Beowulf’s own tenure as king elaborates on many of the same points. His transition from warrior to king, and, in particular, his final battle with the dragon, rehash the dichotomy between the duties of a heroic warrior and those of a heroic king. In the eyes of several of the Geats, Beowulf’s bold encounter with the dragon is morally ambiguous because it dooms them to a kingless state in which they remain vulnerable to attack by their enemies. Yet Beowulf also demonstrates the sort of restraint proper to kings when, earlier in his life, he refrains from usurping Hygelac’s throne, choosing instead to uphold the line of succession by supporting the appointment of Hygelac’s son. But since all of these pagan kings were great warriors in their youth, the tension between these two important roles seems inevitable and ultimately irreconcilable.


Many readers have seen Beowulf’s monsters as embodiments of evil, representing the idea that evil is a mysterious, inhuman force. All three monsters emerge from darkness, inflicting fear and suffering on the poem’s human characters. Grendel, in particular, is closely allied with the forces of evil. He is a “fiend out of hell” (l.100) and a descendant of the cursed sinner Cain. However, none of the monsters acts out of sheer evil alone. Grendel’s mother is legitimately seeking vengeance for her son’s death. Even Grendel nurses “a hard grievance” (l.87), and we understand that even if his deeds are evil, Grendel acts out of isolation, envy, and fear. By giving the monsters comprehensible, human motives and at moments even showing us their points of view, Beowulf humanizes evil, suggesting that evil is both an unspeakable threat from the darkness and at the same time an ordinary part of human life. When we hear the poem’s stories of war between humans, of Beowulf and Hygelac emerging from the sea to slaughter their enemies, we might begin to wonder if there’s anything inhuman at all about Grendel or his mother.


Although “glory” (l.1388), is what motivates Beowulf and the other heroic warriors of the poem, they measure their glory in treasure. The gloriousness of Beowulf’s achievement in killing Grendel is measured by the amount of treasure Hrothgar gives him as a reward. At the same time, Hrothgar’s gloriousness as a king can be measured by his generosity with his treasure. When Beowulf gives the lion’s share of his reward to Hygelac, it shows us in quantifiable terms how loyal Beowulf is to his king, and therefore how well he upholds the warrior code, while also indicating how excellent a king Hygelac is. However, Beowulf is deeply skeptical about the value of treasure. The poem’s biggest hoard of treasure belongs to the monstrous dragon, and it does him no good. When Wiglaf enters the barrow to examine the hoard, he finds it already “tarnished and corroding” (ll.2761-2). Many readers have found Beowulf’s dying wish to see the treasure he has won disquieting. To the poem’s original Christian audience, it may have been even more disquieting: it’s a reminder that, in his final moments, Beowulf’s mind is on temporary, worldly things instead of God and eternal life.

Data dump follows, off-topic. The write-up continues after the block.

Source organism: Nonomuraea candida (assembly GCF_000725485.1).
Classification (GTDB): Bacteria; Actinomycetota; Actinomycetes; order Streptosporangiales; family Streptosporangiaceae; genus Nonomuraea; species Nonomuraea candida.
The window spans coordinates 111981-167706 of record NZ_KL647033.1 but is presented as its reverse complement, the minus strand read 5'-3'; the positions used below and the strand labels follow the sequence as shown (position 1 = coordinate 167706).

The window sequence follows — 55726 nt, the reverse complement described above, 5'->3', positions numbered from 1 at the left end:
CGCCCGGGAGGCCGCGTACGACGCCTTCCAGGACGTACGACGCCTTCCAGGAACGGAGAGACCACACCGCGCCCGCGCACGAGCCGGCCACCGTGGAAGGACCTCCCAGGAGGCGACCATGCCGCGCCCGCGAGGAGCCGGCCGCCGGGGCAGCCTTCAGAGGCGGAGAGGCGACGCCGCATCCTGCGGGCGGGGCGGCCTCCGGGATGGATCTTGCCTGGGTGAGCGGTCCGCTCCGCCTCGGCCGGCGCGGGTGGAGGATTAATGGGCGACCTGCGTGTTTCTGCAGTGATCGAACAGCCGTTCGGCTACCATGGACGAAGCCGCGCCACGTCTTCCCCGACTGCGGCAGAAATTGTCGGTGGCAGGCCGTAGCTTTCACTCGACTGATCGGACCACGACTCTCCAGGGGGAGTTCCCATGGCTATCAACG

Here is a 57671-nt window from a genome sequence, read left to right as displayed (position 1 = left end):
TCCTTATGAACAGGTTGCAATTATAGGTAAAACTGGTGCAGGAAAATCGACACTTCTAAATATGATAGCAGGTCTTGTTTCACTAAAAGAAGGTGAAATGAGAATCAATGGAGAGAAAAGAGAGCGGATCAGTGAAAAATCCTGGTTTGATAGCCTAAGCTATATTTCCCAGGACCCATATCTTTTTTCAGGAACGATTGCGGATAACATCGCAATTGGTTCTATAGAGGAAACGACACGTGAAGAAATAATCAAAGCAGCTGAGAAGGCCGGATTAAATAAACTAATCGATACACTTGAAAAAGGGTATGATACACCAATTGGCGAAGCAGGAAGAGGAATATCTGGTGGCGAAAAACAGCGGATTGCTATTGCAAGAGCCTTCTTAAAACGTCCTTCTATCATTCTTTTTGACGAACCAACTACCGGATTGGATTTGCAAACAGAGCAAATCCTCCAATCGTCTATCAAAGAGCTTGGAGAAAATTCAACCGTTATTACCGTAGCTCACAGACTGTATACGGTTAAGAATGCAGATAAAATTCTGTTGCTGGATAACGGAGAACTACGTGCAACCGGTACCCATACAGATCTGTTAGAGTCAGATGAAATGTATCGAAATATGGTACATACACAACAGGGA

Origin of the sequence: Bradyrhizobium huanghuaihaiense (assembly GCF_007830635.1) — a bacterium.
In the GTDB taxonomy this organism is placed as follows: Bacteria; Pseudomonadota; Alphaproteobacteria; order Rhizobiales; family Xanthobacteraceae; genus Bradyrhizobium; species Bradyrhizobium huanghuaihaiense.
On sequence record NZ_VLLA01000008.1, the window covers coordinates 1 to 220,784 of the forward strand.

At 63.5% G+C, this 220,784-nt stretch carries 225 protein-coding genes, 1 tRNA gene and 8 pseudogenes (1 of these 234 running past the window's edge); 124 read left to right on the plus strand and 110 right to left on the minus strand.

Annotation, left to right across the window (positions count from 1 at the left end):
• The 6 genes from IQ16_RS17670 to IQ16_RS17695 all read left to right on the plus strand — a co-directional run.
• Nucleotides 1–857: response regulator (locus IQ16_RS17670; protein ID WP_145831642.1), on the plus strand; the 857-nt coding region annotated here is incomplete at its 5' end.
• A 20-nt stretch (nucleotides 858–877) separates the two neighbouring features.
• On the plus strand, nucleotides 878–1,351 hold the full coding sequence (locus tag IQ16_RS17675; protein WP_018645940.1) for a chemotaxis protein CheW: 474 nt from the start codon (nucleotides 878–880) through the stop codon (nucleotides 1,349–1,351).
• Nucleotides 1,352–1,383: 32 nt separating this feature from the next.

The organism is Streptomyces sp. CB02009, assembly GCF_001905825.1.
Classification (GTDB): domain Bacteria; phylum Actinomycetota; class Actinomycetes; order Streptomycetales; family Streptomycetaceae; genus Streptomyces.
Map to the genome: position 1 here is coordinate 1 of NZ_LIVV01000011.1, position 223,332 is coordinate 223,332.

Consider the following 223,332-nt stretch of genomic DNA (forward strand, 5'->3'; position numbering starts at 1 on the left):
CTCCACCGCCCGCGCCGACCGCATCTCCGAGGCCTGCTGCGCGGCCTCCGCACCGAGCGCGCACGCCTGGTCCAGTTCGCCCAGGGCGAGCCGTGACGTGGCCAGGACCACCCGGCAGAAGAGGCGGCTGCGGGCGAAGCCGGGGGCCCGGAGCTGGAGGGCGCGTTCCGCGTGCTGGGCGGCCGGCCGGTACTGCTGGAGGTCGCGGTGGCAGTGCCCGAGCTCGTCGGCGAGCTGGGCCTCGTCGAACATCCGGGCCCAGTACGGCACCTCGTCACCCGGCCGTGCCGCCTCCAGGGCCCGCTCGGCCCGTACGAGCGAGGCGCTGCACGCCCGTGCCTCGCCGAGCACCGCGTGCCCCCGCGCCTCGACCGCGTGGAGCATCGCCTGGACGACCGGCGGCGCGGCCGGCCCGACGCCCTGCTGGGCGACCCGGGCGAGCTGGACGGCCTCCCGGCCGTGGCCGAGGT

On one level, Beowulf is from beginning to end a poem about confronting death. It begins with a funeral, and proceeds to the story of a murderous monster. Beowulf enters the story as a hero who has chosen to risk death in order to achieve fame. As Beowulf fights Grendel’s mother at the bottom of the mere, even his close friends believe he has died. Some readers have seen his journey to the bottom of the mere as a symbolic death, drawing on the Christian story of the “Harrowing of Hell,” in which Jesus, after dying on the Cross, descends to Hell in order to divide the saved from the damned. The final third of the poem is devoted to Beowulf’s death and funeral. Some readers have argued that the poem presents pagan mortality as tragic: Beowulf and the other heroes lead frightening, death-filled lives, and die without any hope of salvation. However, other readers have found Beowulf all the more heroic because he accomplishes his deeds in the shadow of certain death, without hope of resurrection. For these readers, Beowulf suggests that a good, brave life is worth living at any cost.